Beach resorts are popular with tourists from Germany, Russia and Scandinavia. Ski resorts are a favorite destination for tourists coming from the UK. Bulgaria’s mountain ranges with their unspoilt national parks and charming mountain/ski resorts, decently equipped with facilities for summer and winter recreation, have now turned into a year-round tourist attraction.Bike tourism and mountain hiking have also shown strong growth in popularity among foreign tourists. The mountains of Rila, Pirin and the Balkan attract climbers. Hikers enjoy the mountains of Vitosha and the Rhodopes Bicycling is popular, Bulgaria is one of only six countries to annually host official 1200km Randonnees - ultra-marathon bicycle rides patterned after Paris-Brest-Paris.

Besides the traditionally developed forms of tourism new types are also gaining popularity…and for good reasons. Bulgaria is at the crossroads of three bio-geographic regions: the Middle European forest, the Eurasian steppe, and the Mediterranean. Ethno tourism is one such kind, where tourists explore living among local people, particularly in small mountain villages far from five star hotels and luxury shops. Bulgaria’s land is fertile, producing a large variety of crops such as wheat, corn, barley, tobacco, potatoes, tomatoes and cucumbers, etc. The central planes of Bulgaria are home to the famous Valley of the Roses which produces a high quality ‘attar’ much coveted by global markets. Village life is tranquil, colorful and rich in emotions. In the picturesque villages people are already welcoming their first guests in comfortable guesthouses and family hotels. Ethno and eco tourism have big potential in small Bulgaria. Bulgaria also boasts the hottest mineral spring in Europe, Separeva Banya at the foot of the Rila mountains. Overall the country is blessed with approximately 500 mineral springs, many thermal, with a vast range of healing properties, a promising potential for spa and wellness recreation.

Historical tourism is still undeveloped in Bulgaria. Linking East and West, the country has been home to many civilisations, including the Thracians, Slavs, Romans, Byzantines, Proto-Bulgarians, and Ottomans. Although the country is rich in historical ruins, museums and monasteries those are not properly advertised and maintained. Some are not tourist-accessible due to poor infrastructure. This underdevelopment is regarded as desirable by some tourists who prefer to experience history first-hand rather than look at artefacts behind glass.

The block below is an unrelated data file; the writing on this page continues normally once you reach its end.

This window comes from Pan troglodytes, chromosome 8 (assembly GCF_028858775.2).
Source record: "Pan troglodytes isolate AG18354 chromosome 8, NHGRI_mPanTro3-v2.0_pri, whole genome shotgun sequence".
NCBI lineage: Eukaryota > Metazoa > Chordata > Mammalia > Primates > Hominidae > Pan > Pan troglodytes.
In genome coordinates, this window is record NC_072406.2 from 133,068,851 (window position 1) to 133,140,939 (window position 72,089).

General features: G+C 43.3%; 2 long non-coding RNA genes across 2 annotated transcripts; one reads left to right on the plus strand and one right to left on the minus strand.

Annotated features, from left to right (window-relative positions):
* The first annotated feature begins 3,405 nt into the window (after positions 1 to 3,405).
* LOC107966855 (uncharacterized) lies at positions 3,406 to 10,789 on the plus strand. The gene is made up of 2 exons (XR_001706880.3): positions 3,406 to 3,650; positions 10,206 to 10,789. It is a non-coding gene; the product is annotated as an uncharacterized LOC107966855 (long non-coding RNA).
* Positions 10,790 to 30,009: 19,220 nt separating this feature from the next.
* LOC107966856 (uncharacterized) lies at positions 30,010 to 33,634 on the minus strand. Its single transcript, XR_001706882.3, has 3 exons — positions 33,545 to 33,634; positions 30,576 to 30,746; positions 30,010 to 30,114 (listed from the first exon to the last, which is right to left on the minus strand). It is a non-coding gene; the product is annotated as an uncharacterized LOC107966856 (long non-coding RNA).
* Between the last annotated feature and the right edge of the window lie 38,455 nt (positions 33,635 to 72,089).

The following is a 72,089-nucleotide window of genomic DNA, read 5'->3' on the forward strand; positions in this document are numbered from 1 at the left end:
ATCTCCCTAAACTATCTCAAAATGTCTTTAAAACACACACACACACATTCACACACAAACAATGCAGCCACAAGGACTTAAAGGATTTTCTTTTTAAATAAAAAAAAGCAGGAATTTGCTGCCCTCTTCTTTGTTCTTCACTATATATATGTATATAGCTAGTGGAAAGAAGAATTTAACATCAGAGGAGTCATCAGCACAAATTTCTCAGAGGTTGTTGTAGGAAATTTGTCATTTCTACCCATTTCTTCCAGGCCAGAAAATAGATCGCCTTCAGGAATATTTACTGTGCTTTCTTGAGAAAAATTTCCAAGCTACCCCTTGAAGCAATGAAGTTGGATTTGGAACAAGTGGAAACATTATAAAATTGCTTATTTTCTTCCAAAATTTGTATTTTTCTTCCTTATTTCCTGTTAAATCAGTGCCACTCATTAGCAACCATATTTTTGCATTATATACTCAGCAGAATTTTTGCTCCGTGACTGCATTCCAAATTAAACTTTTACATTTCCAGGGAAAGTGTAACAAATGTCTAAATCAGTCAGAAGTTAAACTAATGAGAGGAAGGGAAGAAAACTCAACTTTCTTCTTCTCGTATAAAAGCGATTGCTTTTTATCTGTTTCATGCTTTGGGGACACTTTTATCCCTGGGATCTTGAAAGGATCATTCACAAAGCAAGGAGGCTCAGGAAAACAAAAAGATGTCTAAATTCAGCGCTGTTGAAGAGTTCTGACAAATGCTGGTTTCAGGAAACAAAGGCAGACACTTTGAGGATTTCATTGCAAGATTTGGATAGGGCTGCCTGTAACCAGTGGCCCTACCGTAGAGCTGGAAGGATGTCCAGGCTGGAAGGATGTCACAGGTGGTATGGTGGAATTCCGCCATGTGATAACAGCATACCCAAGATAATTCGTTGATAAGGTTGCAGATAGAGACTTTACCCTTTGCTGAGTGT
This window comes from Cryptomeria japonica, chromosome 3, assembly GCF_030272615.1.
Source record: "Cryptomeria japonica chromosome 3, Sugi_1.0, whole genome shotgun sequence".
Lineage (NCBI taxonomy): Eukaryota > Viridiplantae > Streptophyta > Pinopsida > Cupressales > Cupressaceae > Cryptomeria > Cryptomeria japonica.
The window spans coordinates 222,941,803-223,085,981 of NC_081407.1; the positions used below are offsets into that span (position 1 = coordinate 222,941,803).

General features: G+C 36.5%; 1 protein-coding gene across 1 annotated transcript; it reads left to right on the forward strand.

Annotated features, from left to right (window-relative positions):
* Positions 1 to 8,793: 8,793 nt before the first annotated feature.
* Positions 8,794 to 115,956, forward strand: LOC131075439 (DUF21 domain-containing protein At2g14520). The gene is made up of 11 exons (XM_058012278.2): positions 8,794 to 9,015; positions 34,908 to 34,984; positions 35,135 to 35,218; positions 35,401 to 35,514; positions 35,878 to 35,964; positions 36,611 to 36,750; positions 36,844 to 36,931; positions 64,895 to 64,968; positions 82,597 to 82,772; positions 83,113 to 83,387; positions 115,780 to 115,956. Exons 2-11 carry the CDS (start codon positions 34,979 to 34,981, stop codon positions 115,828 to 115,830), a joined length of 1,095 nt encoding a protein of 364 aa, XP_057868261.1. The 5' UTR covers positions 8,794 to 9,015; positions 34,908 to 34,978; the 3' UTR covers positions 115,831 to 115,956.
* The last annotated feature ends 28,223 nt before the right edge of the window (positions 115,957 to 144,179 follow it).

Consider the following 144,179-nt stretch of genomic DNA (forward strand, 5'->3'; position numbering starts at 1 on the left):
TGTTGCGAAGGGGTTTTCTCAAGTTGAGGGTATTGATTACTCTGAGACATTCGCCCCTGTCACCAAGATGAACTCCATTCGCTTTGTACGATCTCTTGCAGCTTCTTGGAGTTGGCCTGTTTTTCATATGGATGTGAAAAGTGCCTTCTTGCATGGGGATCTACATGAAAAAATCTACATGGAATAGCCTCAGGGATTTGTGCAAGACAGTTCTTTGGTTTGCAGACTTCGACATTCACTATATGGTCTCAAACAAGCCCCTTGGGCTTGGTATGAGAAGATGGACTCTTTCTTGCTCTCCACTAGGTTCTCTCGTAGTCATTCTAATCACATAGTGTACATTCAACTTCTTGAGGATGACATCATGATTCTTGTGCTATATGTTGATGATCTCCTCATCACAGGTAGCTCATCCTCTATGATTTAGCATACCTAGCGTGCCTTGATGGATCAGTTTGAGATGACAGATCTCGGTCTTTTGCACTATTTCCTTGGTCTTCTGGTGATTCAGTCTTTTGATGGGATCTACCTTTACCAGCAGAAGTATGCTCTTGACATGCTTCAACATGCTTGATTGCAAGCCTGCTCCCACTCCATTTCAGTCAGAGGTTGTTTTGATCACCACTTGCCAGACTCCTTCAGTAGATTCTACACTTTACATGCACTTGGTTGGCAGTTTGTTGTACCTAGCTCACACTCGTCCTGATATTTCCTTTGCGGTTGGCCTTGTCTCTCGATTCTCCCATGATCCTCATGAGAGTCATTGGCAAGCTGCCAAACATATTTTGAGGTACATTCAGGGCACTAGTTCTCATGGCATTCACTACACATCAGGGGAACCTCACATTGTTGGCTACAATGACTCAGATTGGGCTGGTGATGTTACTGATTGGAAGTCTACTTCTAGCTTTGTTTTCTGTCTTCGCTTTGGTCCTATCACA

History Timechart 681

Khan Aspauruh, established the first Bulgarian Kingdom, with its capital in Pliska, which at its height covered not only present day Bulgaria, but Serbia, Macedonia and parts of Northern Greece. In fact, there were only three states in Europe in 681: The Western Roman Empire, Bulgaria, and The Eastern Roman Empire (Byzantium)

855

The brothers Cyril and Methodius created the first Slavic alphabet to give the Bulgarians a unified language. It was later modified and renamed after one of the Brothers

861

Conversion to Christianity began

1018 -1187

Bulgaria was incorporated into the Byzantine Empire

1218-1241

Second Bulgarian kingdom was established, with its capital in Veliko Tarnovo. The state reached the Adriatic and the Aegean Seas

1393 -1878

Bulgaria became part of the Ottoman Empire

1762 - 1878

Father Paissy’s Slav Bulgarian history marked the beginning of a period, during which Bulgarians rediscovered their cultural heritage, history and language. The Bulgarian’s National Revival came with many armed uprisings, most of them turning into massacres.

March 1878

Liberation of Bulgaria from Ottoman rule. The Treaty of San Stefano was signed and Bulgaria regained its former territories.

July 1878

Treaty of Berlin was signed, in which the great powers took away 2/3 of the country’s territories accorded by the San Stefano Treaty.

September 1885

Unification of Eastern Rumelia with the Principality of Bulgaria

September 1908

Declaration of Independence from Ottoman rule, Bulgarian Prince Ferdinand I of Saxe-Coburg Gotha becomes Tsar

1912 & 1913

First & Second Balkan Wars: Bulgaria defeated by its neighbours loses territory on all sides

October 1915

Bulgaria enters WWI on the German side, in the hope of reclaiming its lost territories

1919

Peace Treaty of Neuilly. Bulgaria lost territories to Serbia, Romania and Greece

1941

Bulgaria joins WWII on the side of the Axis Powers

September 1944

Soviet army crossed into the country. The government and the monarchy arrested by partisans

September 1946

People’s Republic of Bulgaria established. A soviet model on the country’s future development was gradually imposed over the following 10 years

November 1989

Communist Head of State is deposed. Union of Democratic Forces formed from opposition political organizations

January 1990

First free election in Bulgaria

October 1991

Union of Democratic Forces won the majority vote, only to be soon replaced by caretaker government

December 1994

Bulgarian Socialist Party won elections

December 1995 – January 1997

Hyperinflation of 580%, mass street protests against the government, Parliament was attacked, continued unrest

February 1997

Socialist government resigned and was replaced by a caretaker government

April 1997

Union of Democratic Forces won elections, a period of relative stability followed

June 2001

Simeon Saxe-Coburg Gotha, Tsar in exile, arrived back in Bulgaria to form a party which won a land-sliding victory in the June elections

April 2004

Bulgaria joined NATO

August 2005

Coalition government of the Bulgarian Socialist party, the National movement ‘Simeon II’ and the Movement for Rights ad Freedoms came to power.

January 2007

Bulgaria joined EU